Until a few years ago, the name of Austin Osman Spare was so thoroughly forgotten that all but the most well-informed students of English art would look blank at the mention of his name, or accuse one of having made him up. But times have changed, and in the last decade or so, Spare has become a name to conjure with. (Quite literally, since much of the Spare revival has been led by practitioners of the occult.) The private view of a Spare retrospective in the West End a few years ago spilled out onto the streets, attracting a motley crowd of connoisseurs, rock musicians and dabblers in the Mysteries; and, thanks to a feature on the BBC’s Culture Show, a similar show in south London last year was even more of a crowd-puller. The time is over-ripe for a proper biography of this curious figure, and it is a pleasure to report that Phil Baker’s study is a first-rate performance, scrupulously researched, judicious and refreshingly sane.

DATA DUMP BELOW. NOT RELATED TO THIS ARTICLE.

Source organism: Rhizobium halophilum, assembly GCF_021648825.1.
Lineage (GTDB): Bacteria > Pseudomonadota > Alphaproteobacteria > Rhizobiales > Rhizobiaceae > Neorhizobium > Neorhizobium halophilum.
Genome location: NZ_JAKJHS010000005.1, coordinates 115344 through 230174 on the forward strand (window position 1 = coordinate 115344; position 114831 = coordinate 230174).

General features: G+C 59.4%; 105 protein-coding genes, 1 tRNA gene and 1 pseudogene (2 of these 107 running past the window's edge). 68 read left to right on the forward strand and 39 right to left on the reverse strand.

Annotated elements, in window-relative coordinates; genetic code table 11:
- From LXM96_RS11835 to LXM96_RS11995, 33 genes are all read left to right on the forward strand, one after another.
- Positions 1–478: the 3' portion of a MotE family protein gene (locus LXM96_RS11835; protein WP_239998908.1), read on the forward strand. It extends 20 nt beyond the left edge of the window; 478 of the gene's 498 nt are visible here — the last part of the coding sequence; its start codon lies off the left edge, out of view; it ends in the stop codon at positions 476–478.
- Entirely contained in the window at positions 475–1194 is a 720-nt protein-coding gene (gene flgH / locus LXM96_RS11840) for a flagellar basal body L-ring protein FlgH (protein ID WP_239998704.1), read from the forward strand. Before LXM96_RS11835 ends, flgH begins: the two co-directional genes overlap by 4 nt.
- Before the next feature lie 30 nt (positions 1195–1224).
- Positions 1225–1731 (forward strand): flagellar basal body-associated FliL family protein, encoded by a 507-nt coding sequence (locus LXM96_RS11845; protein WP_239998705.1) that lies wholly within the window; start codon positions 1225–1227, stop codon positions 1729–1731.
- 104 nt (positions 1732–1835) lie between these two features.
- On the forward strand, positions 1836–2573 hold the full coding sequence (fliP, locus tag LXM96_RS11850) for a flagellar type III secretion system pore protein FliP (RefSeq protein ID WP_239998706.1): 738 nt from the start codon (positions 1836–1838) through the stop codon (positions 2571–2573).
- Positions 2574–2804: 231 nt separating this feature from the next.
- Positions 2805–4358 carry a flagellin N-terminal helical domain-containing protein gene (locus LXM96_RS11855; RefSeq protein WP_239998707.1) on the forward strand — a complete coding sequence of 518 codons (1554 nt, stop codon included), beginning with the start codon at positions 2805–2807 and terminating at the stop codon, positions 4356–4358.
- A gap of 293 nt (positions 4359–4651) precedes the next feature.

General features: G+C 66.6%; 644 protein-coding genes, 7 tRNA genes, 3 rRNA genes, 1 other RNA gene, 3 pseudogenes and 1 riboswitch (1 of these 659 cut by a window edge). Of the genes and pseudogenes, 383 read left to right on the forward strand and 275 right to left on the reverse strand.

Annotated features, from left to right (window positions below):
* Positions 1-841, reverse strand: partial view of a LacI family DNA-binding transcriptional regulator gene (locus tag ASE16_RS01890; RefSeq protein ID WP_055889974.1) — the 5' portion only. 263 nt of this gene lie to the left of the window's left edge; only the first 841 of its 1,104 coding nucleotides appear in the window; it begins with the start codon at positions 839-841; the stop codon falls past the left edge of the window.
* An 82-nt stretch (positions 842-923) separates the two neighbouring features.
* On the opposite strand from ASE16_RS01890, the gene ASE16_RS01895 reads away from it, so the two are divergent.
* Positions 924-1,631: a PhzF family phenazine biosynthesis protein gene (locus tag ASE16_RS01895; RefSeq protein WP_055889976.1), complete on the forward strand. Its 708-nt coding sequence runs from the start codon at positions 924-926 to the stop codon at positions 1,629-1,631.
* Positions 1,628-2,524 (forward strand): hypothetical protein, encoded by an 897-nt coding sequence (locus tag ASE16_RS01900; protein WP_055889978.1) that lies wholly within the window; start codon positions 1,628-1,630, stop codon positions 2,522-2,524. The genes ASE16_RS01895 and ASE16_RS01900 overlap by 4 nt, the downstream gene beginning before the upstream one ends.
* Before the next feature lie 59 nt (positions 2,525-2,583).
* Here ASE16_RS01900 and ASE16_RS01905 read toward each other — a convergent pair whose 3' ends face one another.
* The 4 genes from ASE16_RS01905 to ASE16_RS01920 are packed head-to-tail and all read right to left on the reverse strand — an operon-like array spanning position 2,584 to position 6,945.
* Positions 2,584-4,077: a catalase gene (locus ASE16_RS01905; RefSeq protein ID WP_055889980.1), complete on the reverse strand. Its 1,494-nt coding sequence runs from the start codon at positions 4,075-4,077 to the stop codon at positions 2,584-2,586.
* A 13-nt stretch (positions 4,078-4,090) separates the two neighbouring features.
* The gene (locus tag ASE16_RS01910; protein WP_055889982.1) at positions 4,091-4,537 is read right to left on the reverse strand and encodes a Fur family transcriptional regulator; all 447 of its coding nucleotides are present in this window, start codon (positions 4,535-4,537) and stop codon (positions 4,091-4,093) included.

At one point, Baker notes that the life of a poor, solitary man such as Spare presents a challenge for any biographer, since it is much richer in adventures of the mind than the body. A fair point, though Spare’s life was hardly lacking in incident; he told